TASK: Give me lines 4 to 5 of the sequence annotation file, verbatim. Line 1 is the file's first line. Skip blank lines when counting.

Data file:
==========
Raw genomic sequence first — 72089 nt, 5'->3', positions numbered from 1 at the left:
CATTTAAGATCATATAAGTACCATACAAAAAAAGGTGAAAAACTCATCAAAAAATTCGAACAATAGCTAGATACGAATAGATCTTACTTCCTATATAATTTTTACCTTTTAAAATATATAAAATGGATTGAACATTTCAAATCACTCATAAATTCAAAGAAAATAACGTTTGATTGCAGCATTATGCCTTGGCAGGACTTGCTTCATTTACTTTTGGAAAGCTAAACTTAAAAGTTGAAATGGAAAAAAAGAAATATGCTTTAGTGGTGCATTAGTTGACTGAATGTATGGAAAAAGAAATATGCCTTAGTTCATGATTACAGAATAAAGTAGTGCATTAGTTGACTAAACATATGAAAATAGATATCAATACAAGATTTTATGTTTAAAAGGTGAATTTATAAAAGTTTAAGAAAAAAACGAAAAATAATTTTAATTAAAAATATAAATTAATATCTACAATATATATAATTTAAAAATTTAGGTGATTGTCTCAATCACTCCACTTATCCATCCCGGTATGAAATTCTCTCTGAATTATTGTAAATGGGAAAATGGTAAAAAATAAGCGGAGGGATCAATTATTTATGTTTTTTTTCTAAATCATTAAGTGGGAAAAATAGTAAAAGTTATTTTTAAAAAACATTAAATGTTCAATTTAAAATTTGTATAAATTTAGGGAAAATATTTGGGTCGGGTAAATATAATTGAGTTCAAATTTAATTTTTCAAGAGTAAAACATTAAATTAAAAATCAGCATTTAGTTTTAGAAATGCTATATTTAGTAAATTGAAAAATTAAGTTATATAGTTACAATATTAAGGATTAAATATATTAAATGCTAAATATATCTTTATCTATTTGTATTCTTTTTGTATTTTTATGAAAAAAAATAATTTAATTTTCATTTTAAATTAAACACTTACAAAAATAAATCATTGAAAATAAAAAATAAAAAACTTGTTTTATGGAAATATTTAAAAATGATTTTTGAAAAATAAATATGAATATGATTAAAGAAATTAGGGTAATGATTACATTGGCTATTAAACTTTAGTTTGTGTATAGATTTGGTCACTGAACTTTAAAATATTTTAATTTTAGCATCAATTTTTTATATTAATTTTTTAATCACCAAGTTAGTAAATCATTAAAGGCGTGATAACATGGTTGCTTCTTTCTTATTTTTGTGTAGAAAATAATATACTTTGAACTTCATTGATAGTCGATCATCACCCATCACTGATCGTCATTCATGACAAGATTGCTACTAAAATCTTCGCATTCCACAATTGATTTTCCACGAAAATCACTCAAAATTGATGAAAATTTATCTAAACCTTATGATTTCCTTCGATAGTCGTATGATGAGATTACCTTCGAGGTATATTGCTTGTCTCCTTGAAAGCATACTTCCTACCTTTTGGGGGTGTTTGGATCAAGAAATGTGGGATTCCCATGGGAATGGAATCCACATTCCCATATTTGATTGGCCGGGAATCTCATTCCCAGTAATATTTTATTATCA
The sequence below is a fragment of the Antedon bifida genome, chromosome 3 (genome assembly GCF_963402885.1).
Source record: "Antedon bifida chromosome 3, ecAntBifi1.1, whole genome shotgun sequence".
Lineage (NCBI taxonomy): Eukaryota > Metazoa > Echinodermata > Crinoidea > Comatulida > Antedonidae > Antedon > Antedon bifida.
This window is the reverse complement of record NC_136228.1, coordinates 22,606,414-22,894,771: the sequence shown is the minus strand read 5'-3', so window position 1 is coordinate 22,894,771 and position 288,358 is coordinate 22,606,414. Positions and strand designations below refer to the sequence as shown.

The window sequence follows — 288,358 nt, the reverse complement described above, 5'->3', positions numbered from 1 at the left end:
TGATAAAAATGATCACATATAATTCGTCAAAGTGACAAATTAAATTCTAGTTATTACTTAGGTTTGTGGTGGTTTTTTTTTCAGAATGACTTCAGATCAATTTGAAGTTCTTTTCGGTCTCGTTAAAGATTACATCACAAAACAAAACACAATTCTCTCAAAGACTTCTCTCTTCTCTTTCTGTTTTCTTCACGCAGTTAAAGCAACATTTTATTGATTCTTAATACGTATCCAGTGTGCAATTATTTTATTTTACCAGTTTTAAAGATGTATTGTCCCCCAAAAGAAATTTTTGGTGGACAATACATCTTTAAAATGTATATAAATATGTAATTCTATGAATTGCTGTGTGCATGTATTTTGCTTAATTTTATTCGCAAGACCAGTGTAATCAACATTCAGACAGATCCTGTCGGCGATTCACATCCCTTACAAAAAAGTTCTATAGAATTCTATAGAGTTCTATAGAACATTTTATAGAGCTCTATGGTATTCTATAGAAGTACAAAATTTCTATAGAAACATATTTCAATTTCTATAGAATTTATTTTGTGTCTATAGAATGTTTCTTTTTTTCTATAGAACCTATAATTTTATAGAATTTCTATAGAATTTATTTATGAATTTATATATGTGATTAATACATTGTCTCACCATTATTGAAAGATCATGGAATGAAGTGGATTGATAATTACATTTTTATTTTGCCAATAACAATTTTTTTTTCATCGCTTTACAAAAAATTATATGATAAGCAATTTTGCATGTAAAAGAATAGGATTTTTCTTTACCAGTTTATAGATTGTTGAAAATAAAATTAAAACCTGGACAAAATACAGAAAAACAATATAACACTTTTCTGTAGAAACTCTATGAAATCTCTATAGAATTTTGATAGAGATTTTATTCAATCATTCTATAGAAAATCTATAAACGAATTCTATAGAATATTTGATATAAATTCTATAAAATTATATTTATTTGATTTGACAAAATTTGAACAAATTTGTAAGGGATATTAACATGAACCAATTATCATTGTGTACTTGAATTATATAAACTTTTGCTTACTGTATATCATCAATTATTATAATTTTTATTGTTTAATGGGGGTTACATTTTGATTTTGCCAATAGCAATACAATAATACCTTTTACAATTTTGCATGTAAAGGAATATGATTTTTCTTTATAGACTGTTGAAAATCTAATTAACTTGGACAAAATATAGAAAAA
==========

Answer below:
Source record: "Antedon bifida chromosome 3, ecAntBifi1.1, whole genome shotgun sequence".
Lineage (NCBI taxonomy): Eukaryota > Metazoa > Echinodermata > Crinoidea > Comatulida > Antedonidae > Antedon > Antedon bifida.